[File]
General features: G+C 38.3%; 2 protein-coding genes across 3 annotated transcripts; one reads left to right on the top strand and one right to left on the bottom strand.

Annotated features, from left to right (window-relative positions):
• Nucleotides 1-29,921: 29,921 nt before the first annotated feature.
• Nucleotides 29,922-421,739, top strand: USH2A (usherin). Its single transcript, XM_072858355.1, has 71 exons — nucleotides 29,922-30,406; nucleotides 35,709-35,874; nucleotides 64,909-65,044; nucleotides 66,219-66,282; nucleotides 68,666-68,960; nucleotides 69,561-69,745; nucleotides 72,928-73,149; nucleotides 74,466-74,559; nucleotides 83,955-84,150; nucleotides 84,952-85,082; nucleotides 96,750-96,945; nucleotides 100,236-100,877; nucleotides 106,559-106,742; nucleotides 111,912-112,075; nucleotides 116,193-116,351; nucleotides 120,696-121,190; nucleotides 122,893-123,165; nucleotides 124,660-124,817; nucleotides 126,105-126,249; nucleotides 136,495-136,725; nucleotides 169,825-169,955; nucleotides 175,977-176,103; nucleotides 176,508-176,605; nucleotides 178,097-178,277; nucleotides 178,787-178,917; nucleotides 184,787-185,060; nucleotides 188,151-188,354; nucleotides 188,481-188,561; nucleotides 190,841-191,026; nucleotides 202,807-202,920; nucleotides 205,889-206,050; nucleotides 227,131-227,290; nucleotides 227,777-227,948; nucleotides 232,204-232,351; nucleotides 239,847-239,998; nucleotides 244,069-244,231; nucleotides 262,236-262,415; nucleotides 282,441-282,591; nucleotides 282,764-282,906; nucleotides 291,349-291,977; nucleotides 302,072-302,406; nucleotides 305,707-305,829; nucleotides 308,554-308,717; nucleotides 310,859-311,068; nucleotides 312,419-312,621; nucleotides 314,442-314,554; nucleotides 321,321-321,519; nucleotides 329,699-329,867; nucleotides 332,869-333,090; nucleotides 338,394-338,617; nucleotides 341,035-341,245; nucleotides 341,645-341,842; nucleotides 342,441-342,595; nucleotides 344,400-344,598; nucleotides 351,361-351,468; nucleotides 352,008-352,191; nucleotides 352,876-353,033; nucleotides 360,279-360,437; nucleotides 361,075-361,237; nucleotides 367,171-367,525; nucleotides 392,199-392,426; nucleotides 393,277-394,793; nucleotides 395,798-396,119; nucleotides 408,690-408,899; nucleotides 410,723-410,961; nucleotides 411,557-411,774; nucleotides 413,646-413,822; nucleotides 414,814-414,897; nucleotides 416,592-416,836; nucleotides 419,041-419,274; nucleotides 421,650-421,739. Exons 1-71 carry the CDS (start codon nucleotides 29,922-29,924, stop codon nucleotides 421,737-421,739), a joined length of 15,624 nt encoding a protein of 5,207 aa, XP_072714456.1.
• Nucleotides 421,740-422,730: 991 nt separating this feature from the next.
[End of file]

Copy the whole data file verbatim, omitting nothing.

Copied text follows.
General features: G+C 38.3%; 2 protein-coding genes across 3 annotated transcripts; one reads left to right on the top strand and one right to left on the bottom strand.

Annotated features, from left to right (window-relative positions):
• Nucleotides 1-29,921: 29,921 nt before the first annotated feature.
• Nucleotides 29,922-421,739, top strand: USH2A (usherin). Its single transcript, XM_072858355.1, has 71 exons — nucleotides 29,922-30,406; nucleotides 35,709-35,874; nucleotides 64,909-65,044; nucleotides 66,219-66,282; nucleotides 68,666-68,960; nucleotides 69,561-69,745; nucleotides 72,928-73,149; nucleotides 74,466-74,559; nucleotides 83,955-84,150; nucleotides 84,952-85,082; nucleotides 96,750-96,945; nucleotides 100,236-100,877; nucleotides 106,559-106,742; nucleotides 111,912-112,075; nucleotides 116,193-116,351; nucleotides 120,696-121,190; nucleotides 122,893-123,165; nucleotides 124,660-124,817; nucleotides 126,105-126,249; nucleotides 136,495-136,725; nucleotides 169,825-169,955; nucleotides 175,977-176,103; nucleotides 176,508-176,605; nucleotides 178,097-178,277; nucleotides 178,787-178,917; nucleotides 184,787-185,060; nucleotides 188,151-188,354; nucleotides 188,481-188,561; nucleotides 190,841-191,026; nucleotides 202,807-202,920; nucleotides 205,889-206,050; nucleotides 227,131-227,290; nucleotides 227,777-227,948; nucleotides 232,204-232,351; nucleotides 239,847-239,998; nucleotides 244,069-244,231; nucleotides 262,236-262,415; nucleotides 282,441-282,591; nucleotides 282,764-282,906; nucleotides 291,349-291,977; nucleotides 302,072-302,406; nucleotides 305,707-305,829; nucleotides 308,554-308,717; nucleotides 310,859-311,068; nucleotides 312,419-312,621; nucleotides 314,442-314,554; nucleotides 321,321-321,519; nucleotides 329,699-329,867; nucleotides 332,869-333,090; nucleotides 338,394-338,617; nucleotides 341,035-341,245; nucleotides 341,645-341,842; nucleotides 342,441-342,595; nucleotides 344,400-344,598; nucleotides 351,361-351,468; nucleotides 352,008-352,191; nucleotides 352,876-353,033; nucleotides 360,279-360,437; nucleotides 361,075-361,237; nucleotides 367,171-367,525; nucleotides 392,199-392,426; nucleotides 393,277-394,793; nucleotides 395,798-396,119; nucleotides 408,690-408,899; nucleotides 410,723-410,961; nucleotides 411,557-411,774; nucleotides 413,646-413,822; nucleotides 414,814-414,897; nucleotides 416,592-416,836; nucleotides 419,041-419,274; nucleotides 421,650-421,739. Exons 1-71 carry the CDS (start codon nucleotides 29,922-29,924, stop codon nucleotides 421,737-421,739), a joined length of 15,624 nt encoding a protein of 5,207 aa, XP_072714456.1.
• Nucleotides 421,740-422,730: 991 nt separating this feature from the next.